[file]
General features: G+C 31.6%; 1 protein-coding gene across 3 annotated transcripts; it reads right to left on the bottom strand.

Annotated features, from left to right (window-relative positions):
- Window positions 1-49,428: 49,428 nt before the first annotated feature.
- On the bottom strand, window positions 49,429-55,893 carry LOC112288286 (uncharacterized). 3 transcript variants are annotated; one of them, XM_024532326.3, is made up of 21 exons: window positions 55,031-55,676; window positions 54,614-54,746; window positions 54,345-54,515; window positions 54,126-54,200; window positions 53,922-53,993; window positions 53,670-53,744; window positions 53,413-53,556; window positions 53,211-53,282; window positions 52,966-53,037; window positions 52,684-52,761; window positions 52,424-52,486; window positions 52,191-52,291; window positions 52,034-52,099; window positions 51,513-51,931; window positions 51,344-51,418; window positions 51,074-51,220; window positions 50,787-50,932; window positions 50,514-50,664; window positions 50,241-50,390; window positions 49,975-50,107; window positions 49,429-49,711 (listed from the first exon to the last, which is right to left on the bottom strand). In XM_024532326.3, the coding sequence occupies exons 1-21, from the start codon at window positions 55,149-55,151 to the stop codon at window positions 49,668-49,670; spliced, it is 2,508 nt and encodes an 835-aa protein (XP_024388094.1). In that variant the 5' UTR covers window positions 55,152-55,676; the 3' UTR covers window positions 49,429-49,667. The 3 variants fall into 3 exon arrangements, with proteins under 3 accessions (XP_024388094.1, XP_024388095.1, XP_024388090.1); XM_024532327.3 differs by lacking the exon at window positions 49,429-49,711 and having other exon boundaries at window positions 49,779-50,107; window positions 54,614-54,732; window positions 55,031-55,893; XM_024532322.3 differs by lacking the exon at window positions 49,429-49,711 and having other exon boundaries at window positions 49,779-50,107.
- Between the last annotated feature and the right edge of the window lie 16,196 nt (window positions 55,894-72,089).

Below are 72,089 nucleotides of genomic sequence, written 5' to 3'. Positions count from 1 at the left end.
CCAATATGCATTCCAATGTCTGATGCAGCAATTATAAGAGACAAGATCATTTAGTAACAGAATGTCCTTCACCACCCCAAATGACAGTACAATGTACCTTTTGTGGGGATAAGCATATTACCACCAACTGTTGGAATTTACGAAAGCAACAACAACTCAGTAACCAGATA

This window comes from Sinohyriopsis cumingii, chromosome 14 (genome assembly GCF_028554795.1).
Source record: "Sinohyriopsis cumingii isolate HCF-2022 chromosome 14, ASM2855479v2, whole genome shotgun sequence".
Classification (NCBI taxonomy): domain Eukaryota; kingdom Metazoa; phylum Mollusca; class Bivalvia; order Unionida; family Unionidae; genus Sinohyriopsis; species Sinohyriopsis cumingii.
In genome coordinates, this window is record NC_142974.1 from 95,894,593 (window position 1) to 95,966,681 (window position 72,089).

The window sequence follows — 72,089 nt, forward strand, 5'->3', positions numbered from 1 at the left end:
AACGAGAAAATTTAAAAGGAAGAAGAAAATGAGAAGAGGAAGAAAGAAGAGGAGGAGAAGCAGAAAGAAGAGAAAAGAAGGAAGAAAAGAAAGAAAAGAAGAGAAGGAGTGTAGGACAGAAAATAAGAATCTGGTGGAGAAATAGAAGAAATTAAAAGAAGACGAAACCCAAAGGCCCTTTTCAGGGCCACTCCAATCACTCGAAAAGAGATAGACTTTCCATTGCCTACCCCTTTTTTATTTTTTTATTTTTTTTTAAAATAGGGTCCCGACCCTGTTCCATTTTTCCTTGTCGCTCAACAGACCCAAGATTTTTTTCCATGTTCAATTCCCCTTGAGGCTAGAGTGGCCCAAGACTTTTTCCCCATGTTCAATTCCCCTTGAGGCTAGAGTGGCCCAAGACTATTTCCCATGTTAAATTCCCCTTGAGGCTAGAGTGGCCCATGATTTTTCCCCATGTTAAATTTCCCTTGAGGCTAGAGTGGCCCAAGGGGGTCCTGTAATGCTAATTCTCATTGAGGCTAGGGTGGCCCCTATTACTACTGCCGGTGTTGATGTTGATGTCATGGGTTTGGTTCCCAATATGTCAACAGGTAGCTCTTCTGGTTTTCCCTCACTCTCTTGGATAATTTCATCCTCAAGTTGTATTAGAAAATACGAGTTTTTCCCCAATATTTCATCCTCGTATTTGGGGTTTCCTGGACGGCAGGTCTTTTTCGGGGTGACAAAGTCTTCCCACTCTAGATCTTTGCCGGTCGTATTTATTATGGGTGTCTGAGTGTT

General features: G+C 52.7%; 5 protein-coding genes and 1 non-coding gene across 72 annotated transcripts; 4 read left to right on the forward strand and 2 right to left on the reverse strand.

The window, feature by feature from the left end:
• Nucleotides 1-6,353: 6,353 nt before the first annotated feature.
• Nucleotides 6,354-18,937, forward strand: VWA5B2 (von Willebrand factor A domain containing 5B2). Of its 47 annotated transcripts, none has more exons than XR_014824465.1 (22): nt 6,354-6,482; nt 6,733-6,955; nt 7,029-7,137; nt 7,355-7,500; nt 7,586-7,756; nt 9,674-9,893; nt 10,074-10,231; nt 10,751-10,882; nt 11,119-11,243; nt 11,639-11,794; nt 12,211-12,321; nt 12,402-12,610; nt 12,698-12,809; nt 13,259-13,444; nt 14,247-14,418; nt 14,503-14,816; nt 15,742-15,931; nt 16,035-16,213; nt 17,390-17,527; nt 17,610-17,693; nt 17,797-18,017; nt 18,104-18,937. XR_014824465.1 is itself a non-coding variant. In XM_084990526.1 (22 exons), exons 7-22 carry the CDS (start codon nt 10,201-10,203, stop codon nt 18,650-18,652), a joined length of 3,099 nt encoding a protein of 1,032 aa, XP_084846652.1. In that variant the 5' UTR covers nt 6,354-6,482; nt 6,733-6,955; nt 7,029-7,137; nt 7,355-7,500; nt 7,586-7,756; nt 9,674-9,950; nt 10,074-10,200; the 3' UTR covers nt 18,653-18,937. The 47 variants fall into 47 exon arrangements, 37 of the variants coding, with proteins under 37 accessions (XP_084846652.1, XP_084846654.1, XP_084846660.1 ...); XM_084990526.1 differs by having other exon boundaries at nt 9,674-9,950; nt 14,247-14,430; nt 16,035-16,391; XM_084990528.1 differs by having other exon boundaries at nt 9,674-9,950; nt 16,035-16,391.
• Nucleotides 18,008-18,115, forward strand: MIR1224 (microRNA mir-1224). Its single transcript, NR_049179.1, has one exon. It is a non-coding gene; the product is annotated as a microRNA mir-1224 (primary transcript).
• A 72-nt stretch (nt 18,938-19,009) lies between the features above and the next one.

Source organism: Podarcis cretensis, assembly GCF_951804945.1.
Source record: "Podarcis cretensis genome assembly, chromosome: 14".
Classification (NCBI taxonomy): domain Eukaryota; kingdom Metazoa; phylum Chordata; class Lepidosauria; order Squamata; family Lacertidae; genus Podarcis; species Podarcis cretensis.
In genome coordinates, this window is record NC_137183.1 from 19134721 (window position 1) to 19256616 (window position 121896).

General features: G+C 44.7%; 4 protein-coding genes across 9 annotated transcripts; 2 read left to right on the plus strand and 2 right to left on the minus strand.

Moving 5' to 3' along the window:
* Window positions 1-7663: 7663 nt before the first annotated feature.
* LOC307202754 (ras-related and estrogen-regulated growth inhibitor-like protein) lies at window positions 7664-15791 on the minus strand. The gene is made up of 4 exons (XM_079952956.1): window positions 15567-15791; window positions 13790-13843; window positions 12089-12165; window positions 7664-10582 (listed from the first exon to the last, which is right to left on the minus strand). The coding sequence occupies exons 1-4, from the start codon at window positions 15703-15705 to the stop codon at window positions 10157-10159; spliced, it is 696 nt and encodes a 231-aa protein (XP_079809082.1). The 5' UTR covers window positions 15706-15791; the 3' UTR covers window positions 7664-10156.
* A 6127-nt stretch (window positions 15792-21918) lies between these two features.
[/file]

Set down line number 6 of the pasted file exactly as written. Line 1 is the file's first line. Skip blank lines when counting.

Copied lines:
Below are 72,089 nucleotides of genomic sequence, written 5' to 3'. Positions count from 1 at the left end.